26 Pages Posted: 22 Mar 2012
Date Written: January 1, 2011
We investigated the moral stereotypes political liberals and conservatives have of themselves and each other. In reality, liberals endorse the individual-focused moral concerns of compassion and fairness more than conservatives do, and conservatives endorse the group-focused moral concerns of ingroup loyalty, respect for authorities and traditions, and physical/spiritual purity more than liberals do. 2,212 U.S. participants filled out the Moral Foundations Questionnaire with their own answers, or as a typical liberal or conservative would answer. Across the political spectrum, moral stereotypes about “typical” liberals and conservatives correctly reflected the direction of actual differences in foundation endorsement but exaggerated the magnitude of these differences. Contrary to common theories of stereotyping, the moral stereotypes were not simple underestimations of the political outgroup’s morality. Both liberals and conservatives exaggerated the ideological extremity of moral concerns for the ingroup as well as the outgroup. Liberals were least accurate about both groups.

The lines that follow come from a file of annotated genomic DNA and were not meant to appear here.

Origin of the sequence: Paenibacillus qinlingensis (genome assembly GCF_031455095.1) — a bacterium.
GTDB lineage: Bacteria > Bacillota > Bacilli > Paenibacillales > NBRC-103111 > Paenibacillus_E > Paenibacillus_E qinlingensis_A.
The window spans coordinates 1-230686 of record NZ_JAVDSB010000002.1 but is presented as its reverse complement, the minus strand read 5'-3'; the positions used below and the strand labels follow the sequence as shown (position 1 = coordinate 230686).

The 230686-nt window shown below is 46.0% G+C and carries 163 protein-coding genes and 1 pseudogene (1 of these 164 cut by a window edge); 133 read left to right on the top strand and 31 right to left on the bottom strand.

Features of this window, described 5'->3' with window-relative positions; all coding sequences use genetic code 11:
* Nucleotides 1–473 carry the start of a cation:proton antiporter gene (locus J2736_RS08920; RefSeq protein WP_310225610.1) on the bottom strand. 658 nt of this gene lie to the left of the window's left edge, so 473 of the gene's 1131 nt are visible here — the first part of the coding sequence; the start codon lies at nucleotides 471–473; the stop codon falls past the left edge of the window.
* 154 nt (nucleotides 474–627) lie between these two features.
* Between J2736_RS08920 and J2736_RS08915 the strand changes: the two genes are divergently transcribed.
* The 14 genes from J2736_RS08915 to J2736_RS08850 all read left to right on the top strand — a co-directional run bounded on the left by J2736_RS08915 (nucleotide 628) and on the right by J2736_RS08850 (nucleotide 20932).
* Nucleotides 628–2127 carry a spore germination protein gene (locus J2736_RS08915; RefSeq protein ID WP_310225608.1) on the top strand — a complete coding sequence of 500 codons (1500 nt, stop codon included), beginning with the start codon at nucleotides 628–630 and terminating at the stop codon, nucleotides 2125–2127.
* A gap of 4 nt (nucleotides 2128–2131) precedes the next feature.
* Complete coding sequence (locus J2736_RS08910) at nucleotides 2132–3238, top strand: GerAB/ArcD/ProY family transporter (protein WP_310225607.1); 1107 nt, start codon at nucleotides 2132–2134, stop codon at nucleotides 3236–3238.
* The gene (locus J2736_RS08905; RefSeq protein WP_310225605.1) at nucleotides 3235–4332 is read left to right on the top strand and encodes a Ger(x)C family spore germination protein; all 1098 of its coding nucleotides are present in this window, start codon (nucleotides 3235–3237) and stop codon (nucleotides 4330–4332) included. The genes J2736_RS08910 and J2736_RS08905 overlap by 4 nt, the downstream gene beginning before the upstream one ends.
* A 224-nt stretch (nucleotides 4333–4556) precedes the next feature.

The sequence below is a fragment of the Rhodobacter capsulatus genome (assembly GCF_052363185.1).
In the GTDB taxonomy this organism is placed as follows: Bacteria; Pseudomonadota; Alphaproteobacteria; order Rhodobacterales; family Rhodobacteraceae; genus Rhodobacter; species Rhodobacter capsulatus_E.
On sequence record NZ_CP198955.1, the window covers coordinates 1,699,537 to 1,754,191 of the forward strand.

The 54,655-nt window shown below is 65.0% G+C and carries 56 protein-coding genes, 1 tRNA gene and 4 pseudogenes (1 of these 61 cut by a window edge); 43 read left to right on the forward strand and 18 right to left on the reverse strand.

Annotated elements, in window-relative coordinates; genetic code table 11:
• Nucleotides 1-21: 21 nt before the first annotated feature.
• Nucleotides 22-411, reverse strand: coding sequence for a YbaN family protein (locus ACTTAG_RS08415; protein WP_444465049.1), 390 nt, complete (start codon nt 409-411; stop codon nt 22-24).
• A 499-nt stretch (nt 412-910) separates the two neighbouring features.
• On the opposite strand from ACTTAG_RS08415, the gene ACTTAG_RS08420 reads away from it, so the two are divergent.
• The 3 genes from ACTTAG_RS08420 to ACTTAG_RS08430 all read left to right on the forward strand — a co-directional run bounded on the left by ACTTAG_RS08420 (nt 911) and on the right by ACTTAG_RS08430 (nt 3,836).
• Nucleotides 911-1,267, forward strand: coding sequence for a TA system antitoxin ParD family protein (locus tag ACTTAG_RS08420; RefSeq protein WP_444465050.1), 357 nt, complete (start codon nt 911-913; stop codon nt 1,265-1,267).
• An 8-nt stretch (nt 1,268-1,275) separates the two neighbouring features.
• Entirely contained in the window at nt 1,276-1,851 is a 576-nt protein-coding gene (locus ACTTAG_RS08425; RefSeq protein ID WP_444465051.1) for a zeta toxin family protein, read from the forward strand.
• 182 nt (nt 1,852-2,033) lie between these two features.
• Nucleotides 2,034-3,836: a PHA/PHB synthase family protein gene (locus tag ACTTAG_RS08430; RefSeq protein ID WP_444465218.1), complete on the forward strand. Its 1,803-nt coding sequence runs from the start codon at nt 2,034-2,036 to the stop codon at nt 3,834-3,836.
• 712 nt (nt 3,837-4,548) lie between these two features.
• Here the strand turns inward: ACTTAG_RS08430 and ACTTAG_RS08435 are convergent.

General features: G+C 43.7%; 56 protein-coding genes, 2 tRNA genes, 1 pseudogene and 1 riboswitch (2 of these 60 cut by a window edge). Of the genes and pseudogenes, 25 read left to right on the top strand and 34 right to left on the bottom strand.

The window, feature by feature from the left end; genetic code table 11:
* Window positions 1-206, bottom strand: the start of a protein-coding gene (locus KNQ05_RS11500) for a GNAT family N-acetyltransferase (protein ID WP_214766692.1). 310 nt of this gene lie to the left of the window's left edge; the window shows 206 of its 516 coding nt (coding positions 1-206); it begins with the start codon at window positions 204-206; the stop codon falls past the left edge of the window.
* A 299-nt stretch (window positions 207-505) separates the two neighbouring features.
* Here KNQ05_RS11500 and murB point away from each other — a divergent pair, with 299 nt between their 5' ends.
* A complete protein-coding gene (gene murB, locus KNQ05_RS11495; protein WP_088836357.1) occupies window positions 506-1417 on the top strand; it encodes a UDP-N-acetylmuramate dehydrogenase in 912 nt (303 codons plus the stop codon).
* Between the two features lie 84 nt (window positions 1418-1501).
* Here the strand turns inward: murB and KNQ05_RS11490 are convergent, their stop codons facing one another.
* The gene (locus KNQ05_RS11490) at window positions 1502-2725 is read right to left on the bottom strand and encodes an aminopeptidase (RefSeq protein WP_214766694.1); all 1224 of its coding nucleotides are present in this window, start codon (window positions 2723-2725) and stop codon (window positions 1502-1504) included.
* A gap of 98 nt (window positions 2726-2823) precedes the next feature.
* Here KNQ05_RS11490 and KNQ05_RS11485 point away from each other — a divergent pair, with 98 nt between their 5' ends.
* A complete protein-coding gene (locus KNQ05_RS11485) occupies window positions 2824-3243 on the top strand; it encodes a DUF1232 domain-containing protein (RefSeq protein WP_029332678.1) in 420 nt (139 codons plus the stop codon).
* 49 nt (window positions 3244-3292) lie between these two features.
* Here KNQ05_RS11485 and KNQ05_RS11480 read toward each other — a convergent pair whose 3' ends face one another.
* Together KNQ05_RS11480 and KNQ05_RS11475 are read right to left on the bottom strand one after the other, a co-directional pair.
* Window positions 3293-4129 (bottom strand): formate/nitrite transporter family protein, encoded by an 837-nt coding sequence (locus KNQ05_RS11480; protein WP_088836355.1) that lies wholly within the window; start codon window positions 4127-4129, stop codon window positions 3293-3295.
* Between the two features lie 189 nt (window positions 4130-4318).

Keywords: ideology, morality, stereotypes, liberals, conservatives
Suggested Citation: Suggested Citation
Graham, Jesse and Nosek, Brian A. and Haidt, Jonathan, The Moral Stereotypes of Liberals and Conservatives: Exaggeration of Differences Across the Political Divide (January 1, 2011). Available at SSRN: https://ssrn.com/abstract=2027266 or http://dx.doi.org/10.2139/ssrn.2027266